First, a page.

New research shows that the number of software startups in the last couple of years has declined sharply.
All good things must come to an end, it seems, and in the world of software, it seems to be true than ever before. The technology sector is no stranger to rises and falls in the market, as the infamous dot com bust has proven. Now, it’s startups that seem to be on the decline, due to a variety of factors.
According to research from venture capital firm Redpoint, software startups went from a two-year period of averaging more than 1400 new businesses per year each year between 2011 and 2013, to just 450 startups in 2015. Ignoring all the possible startups that continued to launch but did so “under the radar” to avoid proprietary theft concerns or who opted to keep things low-key until they had revenue sources lined up, the main factor seems to be the idea that starting a business was far easier than actually running one. That led to a saturation of sorts, which later translated into new companies taking a good, long look at the industry before deciding to take the plunge.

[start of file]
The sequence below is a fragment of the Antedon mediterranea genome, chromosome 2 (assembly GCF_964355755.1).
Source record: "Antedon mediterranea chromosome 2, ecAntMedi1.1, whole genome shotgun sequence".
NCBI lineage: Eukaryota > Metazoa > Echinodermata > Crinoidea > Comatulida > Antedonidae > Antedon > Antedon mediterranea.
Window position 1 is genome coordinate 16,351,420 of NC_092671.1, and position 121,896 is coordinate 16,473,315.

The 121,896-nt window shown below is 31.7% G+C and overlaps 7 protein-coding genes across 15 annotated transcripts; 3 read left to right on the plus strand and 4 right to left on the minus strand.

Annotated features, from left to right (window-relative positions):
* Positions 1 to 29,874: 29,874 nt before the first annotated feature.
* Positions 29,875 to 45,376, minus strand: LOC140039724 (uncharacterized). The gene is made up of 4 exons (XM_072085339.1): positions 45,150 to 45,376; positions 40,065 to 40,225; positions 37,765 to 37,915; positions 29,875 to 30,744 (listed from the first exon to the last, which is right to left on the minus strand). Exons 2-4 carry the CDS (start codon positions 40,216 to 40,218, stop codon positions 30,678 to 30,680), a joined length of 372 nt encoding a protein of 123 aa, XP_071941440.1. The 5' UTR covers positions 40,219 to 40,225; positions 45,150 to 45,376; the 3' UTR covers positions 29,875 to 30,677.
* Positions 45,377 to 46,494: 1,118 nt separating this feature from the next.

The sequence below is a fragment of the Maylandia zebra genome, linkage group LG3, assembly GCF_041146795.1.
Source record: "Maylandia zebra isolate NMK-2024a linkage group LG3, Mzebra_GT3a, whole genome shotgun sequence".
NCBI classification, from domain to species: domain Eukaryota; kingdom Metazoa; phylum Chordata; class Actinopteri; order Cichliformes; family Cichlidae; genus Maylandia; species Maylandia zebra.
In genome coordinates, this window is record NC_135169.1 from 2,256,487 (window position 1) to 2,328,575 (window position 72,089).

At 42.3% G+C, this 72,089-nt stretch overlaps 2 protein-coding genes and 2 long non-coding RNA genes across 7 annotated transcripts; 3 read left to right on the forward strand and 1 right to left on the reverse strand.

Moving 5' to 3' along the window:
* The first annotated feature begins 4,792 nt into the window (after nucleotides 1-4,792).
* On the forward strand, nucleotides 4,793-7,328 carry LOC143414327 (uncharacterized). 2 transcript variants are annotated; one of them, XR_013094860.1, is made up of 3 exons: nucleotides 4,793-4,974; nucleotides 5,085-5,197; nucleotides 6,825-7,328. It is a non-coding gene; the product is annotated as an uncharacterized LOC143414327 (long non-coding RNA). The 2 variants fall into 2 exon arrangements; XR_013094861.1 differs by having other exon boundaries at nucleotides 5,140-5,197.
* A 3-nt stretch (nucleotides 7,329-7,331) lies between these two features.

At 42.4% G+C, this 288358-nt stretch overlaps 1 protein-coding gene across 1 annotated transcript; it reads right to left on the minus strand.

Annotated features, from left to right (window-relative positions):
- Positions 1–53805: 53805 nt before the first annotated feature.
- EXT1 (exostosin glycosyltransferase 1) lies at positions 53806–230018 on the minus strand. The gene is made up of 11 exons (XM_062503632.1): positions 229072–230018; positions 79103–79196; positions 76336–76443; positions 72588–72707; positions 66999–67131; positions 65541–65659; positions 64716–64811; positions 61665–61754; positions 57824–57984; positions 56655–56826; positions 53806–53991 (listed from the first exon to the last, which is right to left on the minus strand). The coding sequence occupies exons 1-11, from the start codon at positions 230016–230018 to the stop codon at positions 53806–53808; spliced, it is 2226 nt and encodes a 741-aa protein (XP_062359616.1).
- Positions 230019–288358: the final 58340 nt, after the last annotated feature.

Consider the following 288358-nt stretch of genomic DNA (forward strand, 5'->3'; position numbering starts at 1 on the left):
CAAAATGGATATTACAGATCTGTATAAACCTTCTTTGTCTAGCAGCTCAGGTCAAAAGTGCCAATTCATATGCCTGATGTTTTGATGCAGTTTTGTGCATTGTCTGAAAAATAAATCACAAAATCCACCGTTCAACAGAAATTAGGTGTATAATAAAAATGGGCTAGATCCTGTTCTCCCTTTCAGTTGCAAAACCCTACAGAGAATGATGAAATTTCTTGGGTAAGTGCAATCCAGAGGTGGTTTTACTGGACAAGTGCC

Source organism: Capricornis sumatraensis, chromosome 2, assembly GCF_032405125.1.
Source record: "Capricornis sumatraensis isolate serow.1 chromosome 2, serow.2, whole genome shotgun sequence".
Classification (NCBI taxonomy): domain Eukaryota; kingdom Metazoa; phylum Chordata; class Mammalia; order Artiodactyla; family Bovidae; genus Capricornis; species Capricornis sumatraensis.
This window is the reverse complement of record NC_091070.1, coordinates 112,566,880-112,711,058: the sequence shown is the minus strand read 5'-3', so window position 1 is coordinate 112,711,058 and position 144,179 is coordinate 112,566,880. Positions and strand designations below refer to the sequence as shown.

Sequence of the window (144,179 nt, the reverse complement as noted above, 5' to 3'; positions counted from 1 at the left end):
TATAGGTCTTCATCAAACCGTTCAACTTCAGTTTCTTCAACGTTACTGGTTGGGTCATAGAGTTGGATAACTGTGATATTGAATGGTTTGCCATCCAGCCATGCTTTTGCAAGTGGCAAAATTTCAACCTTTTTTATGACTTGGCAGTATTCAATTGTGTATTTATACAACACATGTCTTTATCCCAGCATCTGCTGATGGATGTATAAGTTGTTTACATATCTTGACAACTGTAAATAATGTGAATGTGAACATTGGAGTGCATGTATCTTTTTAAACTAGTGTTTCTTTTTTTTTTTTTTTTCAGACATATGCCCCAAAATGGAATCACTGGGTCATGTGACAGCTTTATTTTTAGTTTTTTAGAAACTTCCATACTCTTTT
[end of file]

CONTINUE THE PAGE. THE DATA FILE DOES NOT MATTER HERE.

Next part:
Another quite likely factor is that we’ve finally reached market saturation for great software concepts. Tomasz Tunguz theorized that the abundance of viable, user-friendly, and successful software tools in the software space may have scared off a smaller developers. In much the same way that app developers noticed their overnight successes turning into a struggle to promote their content in the already-clogged app stores, software developers have had to think twice about launching a new company and new product line.
Of course, things like open-source projects, cloud-based services, and the software as subscription model have also played key roles in fostering or smothering the startup market. Only time will tell how this shift will play out for the “little guys,” but for now, they’re hanging on.